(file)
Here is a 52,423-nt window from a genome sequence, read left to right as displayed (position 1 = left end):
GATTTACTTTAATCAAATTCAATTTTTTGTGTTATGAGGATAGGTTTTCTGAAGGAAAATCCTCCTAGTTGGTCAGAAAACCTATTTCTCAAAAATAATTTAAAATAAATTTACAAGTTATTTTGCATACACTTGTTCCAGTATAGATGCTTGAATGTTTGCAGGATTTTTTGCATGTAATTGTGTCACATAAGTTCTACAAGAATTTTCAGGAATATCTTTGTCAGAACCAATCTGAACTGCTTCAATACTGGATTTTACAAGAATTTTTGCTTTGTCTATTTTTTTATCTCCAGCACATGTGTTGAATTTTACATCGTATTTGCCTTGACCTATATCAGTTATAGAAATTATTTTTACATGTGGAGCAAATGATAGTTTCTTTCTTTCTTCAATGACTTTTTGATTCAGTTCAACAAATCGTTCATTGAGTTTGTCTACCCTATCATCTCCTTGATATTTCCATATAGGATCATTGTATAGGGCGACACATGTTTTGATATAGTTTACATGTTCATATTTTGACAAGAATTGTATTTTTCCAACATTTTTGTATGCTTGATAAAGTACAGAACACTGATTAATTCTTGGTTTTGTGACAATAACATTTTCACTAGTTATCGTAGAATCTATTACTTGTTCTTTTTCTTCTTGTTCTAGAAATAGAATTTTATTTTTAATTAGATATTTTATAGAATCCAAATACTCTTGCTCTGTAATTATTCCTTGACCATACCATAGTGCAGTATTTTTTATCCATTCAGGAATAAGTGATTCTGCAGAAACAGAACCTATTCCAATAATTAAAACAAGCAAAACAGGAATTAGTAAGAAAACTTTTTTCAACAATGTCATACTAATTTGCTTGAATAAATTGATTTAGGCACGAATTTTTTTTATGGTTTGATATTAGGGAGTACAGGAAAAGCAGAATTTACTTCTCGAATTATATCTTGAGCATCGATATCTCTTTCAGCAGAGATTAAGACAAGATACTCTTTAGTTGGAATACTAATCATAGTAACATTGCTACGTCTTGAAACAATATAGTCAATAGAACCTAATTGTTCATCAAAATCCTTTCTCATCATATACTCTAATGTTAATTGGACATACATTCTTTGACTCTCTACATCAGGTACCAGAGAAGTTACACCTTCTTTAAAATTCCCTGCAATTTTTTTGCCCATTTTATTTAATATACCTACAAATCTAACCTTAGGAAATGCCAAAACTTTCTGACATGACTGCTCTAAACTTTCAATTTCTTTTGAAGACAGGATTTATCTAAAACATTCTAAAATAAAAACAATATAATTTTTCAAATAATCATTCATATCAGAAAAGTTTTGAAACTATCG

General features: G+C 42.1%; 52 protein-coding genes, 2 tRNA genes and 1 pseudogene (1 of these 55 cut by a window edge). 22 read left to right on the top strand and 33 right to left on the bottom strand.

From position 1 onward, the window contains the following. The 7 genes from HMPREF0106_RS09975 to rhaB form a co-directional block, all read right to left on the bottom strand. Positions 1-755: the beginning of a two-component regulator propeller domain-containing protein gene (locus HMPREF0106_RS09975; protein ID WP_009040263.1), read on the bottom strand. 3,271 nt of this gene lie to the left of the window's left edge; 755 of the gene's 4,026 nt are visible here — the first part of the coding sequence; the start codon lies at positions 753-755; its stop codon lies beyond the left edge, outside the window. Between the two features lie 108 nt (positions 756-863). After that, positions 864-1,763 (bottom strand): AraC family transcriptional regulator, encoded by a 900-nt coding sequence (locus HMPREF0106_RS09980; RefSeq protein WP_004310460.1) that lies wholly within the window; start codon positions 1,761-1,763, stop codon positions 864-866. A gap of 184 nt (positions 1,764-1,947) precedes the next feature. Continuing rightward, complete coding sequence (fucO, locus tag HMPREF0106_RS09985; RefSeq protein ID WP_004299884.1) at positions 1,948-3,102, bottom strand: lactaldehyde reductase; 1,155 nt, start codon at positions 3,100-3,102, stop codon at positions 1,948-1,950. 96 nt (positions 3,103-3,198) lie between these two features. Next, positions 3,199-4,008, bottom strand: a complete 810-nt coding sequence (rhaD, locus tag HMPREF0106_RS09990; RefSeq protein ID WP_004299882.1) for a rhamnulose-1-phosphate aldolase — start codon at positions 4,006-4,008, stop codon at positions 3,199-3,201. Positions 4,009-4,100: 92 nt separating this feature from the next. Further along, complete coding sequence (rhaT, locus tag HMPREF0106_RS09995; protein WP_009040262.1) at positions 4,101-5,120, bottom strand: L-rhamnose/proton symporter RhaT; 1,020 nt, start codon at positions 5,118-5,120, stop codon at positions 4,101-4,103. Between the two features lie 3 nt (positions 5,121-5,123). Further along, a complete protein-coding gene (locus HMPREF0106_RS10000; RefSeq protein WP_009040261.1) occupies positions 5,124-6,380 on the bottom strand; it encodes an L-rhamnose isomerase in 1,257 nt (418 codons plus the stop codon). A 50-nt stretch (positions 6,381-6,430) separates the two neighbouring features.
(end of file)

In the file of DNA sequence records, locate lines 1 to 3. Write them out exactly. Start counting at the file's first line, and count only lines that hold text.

Here is a 52,423-nt window from a genome sequence, read left to right as displayed (position 1 = left end):
GATTTACTTTAATCAAATTCAATTTTTTGTGTTATGAGGATAGGTTTTCTGAAGGAAAATCCTCCTAGTTGGTCAGAAAACCTATTTCTCAAAAATAATTTAAAATAAATTTACAAGTTATTTTGCATACACTTGTTCCAGTATAGATGCTTGAATGTTTGCAGGATTTTTTGCATGTAATTGTGTCACATAAGTTCTACAAGAATTTTCAGGAATATCTTTGTCAGAACCAATCTGAACTGCTTCAATACTGGATTTTACAAGAATTTTTGCTTTGTCTATTTTTTTATCTCCAGCACATGTGTTGAATTTTACATCGTATTTGCCTTGACCTATATCAGTTATAGAAATTATTTTTACATGTGGAGCAAATGATAGTTTCTTTCTTTCTTCAATGACTTTTTGATTCAGTTCAACAAATCGTTCATTGAGTTTGTCTACCCTATCATCTCCTTGATATTTCCATATAGGATCATTGTATAGGGCGACACATGTTTTGATATAGTTTACATGTTCATATTTTGACAAGAATTGTATTTTTCCAACATTTTTGTATGCTTGATAAAGTACAGAACACTGATTAATTCTTGGTTTTGTGACAATAACATTTTCACTAGTTATCGTAGAATCTATTACTTGTTCTTTTTCTTCTTGTTCTAGAAATAGAATTTTATTTTTAATTAGATATTTTATAGAATCCAAATACTCTTGCTCTGTAATTATTCCTTGACCATACCATAGTGCAGTATTTTTTATCCATTCAGGAATAAGTGATTCTGCAGAAACAGAACCTATTCCAATAATTAAAACAAGCAAAACAGGAATTAGTAAGAAAACTTTTTTCAACAATGTCATACTAATTTGCTTGAATAAATTGATTTAGGCACGAATTTTTTTTATGGTTTGATATTAGGGAGTACAGGAAAAGCAGAATTTACTTCTCGAATTATATCTTGAGCATCGATATCTCTTTCAGCAGAGATTAAGACAAGATACTCTTTAGTTGGAATACTAATCATAGTAACATTGCTACGTCTTGAAACAATATAGTCAATAGAACCTAATTGTTCATCAAAATCCTTTCTCATCATATACTCTAATGTTAATTGGACATACATTCTTTGACTCTCTACATCAGGTACCAGAGAAGTTACACCTTCTTTAAAATTCCCTGCAATTTTTTTGCCCATTTTATTTAATATACCTACAAATCTAACCTTAGGAAATGCCAAAACTTTCTGACATGACTGCTCTAAACTTTCAATTTCTTTTGAAGACAGGATTTATCTAAAACATTCTAAAATAAAAACAATATAATTTTTCAAATAATCATTCATATCAGAAAAGTTTTGAAACTATCG

General features: G+C 42.1%; 52 protein-coding genes, 2 tRNA genes and 1 pseudogene (1 of these 55 cut by a window edge). 22 read left to right on the top strand and 33 right to left on the bottom strand.